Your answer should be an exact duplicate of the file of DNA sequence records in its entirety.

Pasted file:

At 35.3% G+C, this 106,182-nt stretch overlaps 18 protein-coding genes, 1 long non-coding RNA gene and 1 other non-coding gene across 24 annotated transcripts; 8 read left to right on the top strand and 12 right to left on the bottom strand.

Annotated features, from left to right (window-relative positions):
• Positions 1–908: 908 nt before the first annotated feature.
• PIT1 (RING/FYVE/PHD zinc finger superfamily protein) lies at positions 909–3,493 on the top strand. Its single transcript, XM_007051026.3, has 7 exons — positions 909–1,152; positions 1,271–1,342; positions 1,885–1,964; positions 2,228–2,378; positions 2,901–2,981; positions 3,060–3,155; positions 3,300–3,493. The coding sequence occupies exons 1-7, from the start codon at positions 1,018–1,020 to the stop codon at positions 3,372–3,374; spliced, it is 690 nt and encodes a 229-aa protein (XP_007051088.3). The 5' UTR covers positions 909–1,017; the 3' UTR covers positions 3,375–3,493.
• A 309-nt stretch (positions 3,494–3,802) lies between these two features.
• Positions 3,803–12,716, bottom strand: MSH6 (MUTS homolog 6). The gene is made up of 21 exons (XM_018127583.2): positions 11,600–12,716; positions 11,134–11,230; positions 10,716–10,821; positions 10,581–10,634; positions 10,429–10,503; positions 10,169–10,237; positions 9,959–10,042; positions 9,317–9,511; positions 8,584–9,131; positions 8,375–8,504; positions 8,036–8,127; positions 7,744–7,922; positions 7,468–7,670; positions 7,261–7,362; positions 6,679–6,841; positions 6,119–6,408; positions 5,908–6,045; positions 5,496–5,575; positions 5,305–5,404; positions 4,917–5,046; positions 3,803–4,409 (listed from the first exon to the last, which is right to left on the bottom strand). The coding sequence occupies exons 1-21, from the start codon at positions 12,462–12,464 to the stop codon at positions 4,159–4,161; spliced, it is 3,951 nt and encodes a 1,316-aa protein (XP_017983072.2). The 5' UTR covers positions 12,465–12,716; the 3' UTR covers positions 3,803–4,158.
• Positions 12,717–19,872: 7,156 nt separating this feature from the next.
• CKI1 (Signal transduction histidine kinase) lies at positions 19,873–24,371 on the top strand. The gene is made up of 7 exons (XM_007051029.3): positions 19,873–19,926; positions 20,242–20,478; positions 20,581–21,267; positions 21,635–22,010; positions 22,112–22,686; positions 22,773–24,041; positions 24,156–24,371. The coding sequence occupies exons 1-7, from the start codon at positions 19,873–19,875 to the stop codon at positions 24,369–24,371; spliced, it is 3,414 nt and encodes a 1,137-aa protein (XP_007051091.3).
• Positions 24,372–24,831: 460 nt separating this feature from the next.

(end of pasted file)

At 35.3% G+C, this 106,182-nt stretch overlaps 18 protein-coding genes, 1 long non-coding RNA gene and 1 other non-coding gene across 24 annotated transcripts; 8 read left to right on the top strand and 12 right to left on the bottom strand.

Annotated features, from left to right (window-relative positions):
• Positions 1–908: 908 nt before the first annotated feature.
• PIT1 (RING/FYVE/PHD zinc finger superfamily protein) lies at positions 909–3,493 on the top strand. Its single transcript, XM_007051026.3, has 7 exons — positions 909–1,152; positions 1,271–1,342; positions 1,885–1,964; positions 2,228–2,378; positions 2,901–2,981; positions 3,060–3,155; positions 3,300–3,493. The coding sequence occupies exons 1-7, from the start codon at positions 1,018–1,020 to the stop codon at positions 3,372–3,374; spliced, it is 690 nt and encodes a 229-aa protein (XP_007051088.3). The 5' UTR covers positions 909–1,017; the 3' UTR covers positions 3,375–3,493.
• A 309-nt stretch (positions 3,494–3,802) lies between these two features.
• Positions 3,803–12,716, bottom strand: MSH6 (MUTS homolog 6). The gene is made up of 21 exons (XM_018127583.2): positions 11,600–12,716; positions 11,134–11,230; positions 10,716–10,821; positions 10,581–10,634; positions 10,429–10,503; positions 10,169–10,237; positions 9,959–10,042; positions 9,317–9,511; positions 8,584–9,131; positions 8,375–8,504; positions 8,036–8,127; positions 7,744–7,922; positions 7,468–7,670; positions 7,261–7,362; positions 6,679–6,841; positions 6,119–6,408; positions 5,908–6,045; positions 5,496–5,575; positions 5,305–5,404; positions 4,917–5,046; positions 3,803–4,409 (listed from the first exon to the last, which is right to left on the bottom strand). The coding sequence occupies exons 1-21, from the start codon at positions 12,462–12,464 to the stop codon at positions 4,159–4,161; spliced, it is 3,951 nt and encodes a 1,316-aa protein (XP_017983072.2). The 5' UTR covers positions 12,465–12,716; the 3' UTR covers positions 3,803–4,158.
• Positions 12,717–19,872: 7,156 nt separating this feature from the next.
• CKI1 (Signal transduction histidine kinase) lies at positions 19,873–24,371 on the top strand. The gene is made up of 7 exons (XM_007051029.3): positions 19,873–19,926; positions 20,242–20,478; positions 20,581–21,267; positions 21,635–22,010; positions 22,112–22,686; positions 22,773–24,041; positions 24,156–24,371. The coding sequence occupies exons 1-7, from the start codon at positions 19,873–19,875 to the stop codon at positions 24,369–24,371; spliced, it is 3,414 nt and encodes a 1,137-aa protein (XP_007051091.3).
• Positions 24,372–24,831: 460 nt separating this feature from the next.